PROVIDENCE, R.I. [Brown University] — When Lynda Umuhoza considered what she wanted to accomplish during her first summer in Providence, the international student from Rwanda set two goals: explore the city and make a positive impact.
The rising Brown sophomore secured an internship with the Partnership for Providence Parks through the Swearer Center’s iProv fellowship program, which connects approximately 30 Brown undergraduates with full-time summer work experiences in partnership with Providence-based nonprofits each year.
“When I looked at the local organizations that have a partnership with the Swearer Center, P3 seemed very directly engaged with the community and students at summer camps, which was what I was looking for,” Umuhoza said. “P3 also allowed me to tailor the internship to fit my interests and passions.”
During the summer, P3 partners with city departments to create new experiences for students attending summer day camps at Providence-area recreation centers. Tasked to help build a new program, Umuhoza, who is concentrating in computer science at Brown, knew she wanted to create a community of young girls interested in computer science. She was inspired by her work with the Women in Computer Science student group on campus and wanted to create a similar empowering environment for girls in Providence.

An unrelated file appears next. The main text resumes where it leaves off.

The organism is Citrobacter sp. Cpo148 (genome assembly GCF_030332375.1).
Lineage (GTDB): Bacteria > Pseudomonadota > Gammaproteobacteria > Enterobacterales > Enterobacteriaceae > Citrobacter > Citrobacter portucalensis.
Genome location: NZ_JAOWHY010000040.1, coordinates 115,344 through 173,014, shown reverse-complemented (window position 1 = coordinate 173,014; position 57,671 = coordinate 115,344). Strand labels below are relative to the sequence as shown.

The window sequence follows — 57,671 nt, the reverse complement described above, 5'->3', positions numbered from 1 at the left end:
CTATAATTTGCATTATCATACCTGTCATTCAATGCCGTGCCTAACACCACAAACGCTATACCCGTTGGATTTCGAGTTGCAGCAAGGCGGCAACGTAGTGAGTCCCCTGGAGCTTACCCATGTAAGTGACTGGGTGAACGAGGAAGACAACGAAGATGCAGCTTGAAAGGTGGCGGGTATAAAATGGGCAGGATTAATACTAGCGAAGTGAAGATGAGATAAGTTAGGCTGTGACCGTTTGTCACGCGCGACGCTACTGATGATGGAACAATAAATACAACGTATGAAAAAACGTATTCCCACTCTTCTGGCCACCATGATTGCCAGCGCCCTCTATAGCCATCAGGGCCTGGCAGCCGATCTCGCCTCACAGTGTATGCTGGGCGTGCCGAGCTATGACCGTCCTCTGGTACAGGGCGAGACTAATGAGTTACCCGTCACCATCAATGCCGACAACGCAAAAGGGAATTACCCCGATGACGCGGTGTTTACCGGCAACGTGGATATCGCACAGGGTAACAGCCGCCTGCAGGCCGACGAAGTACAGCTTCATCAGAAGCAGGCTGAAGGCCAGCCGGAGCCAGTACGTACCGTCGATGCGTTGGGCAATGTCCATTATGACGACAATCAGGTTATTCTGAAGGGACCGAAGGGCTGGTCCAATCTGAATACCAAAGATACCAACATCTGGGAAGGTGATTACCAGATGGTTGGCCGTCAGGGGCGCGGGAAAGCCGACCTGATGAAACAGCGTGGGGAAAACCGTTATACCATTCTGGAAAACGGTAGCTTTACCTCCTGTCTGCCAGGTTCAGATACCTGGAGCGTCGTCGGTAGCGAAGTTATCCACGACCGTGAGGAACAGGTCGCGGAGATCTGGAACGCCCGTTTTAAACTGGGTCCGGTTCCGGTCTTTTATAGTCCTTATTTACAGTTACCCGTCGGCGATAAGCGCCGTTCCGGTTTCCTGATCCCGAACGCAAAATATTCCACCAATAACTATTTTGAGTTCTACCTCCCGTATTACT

“My initial goal was to help create an environment where these girls can nurture their interest in computer science and develop their skills, especially since they are underrepresented in this field,” she said. “Most of these students also go to public schools, which sometimes may not have the necessary resources to explore and develop these skills.”
To introduce the young campers to computer science, Umuhoza developed a one-hour coding class that she taught Wednesdays and Thursdays throughout July and August at two center locations: Rogers Recreation Center and the West End Recreation Center. Each center hosts more than 50 local students each week from nearby Providence neighborhoods. In groups as large as 10, the students — mostly age 7 to 12 — took turns in the computer labs building animated dance parties and music videos using educational games from Code.org, Scratch Jr., and Khan Academy. For many participants, it was their first introduction to coding.